Psychology is mainly divided into two branches—positive and negative psychology.
For as long as psychology has been around, the main focus has been on negative psychology—why have things gone wrong?
Recently, positive psychology has received much more attention, and the consensus is that positive psychology will soon overtake negative psychology as the dominant branch.
This is comparable to the situation we’re seeing with Tim Tebow. Since he became the starter for the Denver Broncos this season, the team has gone 6-1 after going 1-4 before Tebow succeeded Kyle Orton.
In the process, the team has beaten all of its division rivals on the road and is now in first place of the AFC West. The Oakland Raiders have the same record as the Broncos, but since Denver has the tiebreakers on its side, the Broncos are on top of the division.
As opposed to negative psychology, positive psychology focuses on situations where things are going well despite the odds.
Obviously, being 1-4 and leaning on an inexperienced quarterback is what you might call bad odds to have a successful season, and although many certainly had high hopes, there must have been far fewer that thought the Denver Broncos would be leading the division by now.
There used to be a lot of articles about why Tim Tebow would not succeed in the NFL—but ever since he took over and the team started winning, we’ve been seeing fewer articles of that kind.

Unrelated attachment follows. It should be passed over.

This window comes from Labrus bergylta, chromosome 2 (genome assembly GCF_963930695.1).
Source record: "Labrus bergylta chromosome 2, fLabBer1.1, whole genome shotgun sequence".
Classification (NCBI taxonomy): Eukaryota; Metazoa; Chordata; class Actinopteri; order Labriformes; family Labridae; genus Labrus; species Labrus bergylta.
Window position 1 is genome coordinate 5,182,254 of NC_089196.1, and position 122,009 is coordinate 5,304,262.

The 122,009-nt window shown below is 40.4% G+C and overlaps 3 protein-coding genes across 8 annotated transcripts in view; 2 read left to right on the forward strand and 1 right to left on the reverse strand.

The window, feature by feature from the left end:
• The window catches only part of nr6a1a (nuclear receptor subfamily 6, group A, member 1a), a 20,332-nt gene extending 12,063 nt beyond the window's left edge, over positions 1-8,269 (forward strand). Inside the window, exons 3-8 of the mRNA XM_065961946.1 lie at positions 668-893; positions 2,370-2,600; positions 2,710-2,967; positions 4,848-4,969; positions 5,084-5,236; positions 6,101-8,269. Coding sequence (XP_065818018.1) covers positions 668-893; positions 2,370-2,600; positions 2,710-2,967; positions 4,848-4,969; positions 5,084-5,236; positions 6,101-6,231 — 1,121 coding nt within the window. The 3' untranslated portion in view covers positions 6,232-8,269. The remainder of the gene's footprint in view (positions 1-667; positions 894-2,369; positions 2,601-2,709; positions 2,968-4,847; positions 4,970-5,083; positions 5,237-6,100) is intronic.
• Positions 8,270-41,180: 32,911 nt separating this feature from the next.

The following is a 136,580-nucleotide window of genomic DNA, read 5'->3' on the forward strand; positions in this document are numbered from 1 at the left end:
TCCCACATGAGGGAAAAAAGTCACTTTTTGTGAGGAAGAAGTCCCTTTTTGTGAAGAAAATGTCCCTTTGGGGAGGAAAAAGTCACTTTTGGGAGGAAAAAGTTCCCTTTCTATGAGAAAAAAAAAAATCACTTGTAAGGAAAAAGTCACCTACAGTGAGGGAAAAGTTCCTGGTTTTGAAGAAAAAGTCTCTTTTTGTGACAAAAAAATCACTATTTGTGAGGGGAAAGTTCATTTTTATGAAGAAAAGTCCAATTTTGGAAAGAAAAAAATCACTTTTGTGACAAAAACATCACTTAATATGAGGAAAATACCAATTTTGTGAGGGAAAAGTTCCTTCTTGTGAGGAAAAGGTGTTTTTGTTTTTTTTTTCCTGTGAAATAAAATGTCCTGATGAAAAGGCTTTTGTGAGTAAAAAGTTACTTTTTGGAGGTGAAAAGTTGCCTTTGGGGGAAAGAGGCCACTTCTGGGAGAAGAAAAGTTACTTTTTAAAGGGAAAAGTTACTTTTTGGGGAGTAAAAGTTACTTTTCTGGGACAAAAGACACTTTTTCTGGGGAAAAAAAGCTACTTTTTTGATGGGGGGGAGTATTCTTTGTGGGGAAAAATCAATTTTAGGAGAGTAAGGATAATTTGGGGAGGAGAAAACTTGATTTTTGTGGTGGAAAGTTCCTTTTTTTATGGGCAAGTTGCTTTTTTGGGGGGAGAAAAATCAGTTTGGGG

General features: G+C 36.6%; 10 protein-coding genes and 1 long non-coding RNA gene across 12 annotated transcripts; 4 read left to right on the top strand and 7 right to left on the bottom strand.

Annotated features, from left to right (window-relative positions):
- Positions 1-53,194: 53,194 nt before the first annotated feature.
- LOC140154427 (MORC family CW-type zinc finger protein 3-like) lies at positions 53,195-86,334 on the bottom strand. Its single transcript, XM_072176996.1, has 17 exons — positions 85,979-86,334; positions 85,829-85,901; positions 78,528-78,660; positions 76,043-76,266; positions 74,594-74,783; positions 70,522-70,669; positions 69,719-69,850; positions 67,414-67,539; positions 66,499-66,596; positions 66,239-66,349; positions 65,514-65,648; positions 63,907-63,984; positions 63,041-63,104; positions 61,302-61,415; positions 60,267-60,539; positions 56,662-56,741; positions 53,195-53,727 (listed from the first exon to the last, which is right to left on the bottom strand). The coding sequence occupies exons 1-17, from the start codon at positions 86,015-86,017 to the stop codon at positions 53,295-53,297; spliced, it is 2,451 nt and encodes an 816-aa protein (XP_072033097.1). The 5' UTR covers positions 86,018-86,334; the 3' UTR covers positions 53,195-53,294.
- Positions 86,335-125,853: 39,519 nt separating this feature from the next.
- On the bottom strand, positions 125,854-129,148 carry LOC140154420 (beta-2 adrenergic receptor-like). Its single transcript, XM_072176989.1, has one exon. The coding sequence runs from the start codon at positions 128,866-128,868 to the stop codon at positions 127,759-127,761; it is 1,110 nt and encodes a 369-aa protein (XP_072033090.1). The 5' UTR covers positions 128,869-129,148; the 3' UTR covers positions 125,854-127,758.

The question that must be answered is the following: Why are the Denver Broncos winning?
Most people agree that Tim Tebow is far more spectacular to watch than Kyle Orton, but he does not pull out outstanding statistics.
Hall of Fame cornerback Deion Sanders keeps claiming every week that one cannot measure Tebow on the statistics that you’d usually use to measure a quarterback. He—and everybody else for that matter—keeps talking about the "it factor."
However, the "it factor" is hard to quantify.
I think it’s clear to anyone who regularly watches Denver Broncos games that the entire team has played better ever since Tebow took over as the starting quarterback.
If anyone bothers to look in my archive, you’ll find that I’ve argued that one of the reasons the Broncos were saddening to watch last season was because the defense kept giving up too many points.
My explanation was that the defensive unit was exhausted by the fourth quarter, because it was spending too much time on the field. It also seems evident that the team was lacking a dominant pass-rusher last season.
Elvis Dumervil is now healthy, so the pass-rush is better now that he is back, but it was obvious last night that the team also benefits from having rookie Von Miller, who has been exceeding everybody’s expectations.
His presence on the field was missed last night, as the defense gave up more points than we have gotten accustomed to watching lately.
With Tebow at quarterback, the Denver Broncos have regained the dominance of possession in the ball game. This has a lot to do with a stellar running game. Since defenses have to watch out for Tebow’s ability to run the ball, it becomes harder to stop the running backs.
Naturally, it also helps that the Broncos are not turning the ball over.
So, there you have it. There are several reasons why the Denver Broncos are doing well these days, and really—there’s nothing indicating that it’s about to stop.
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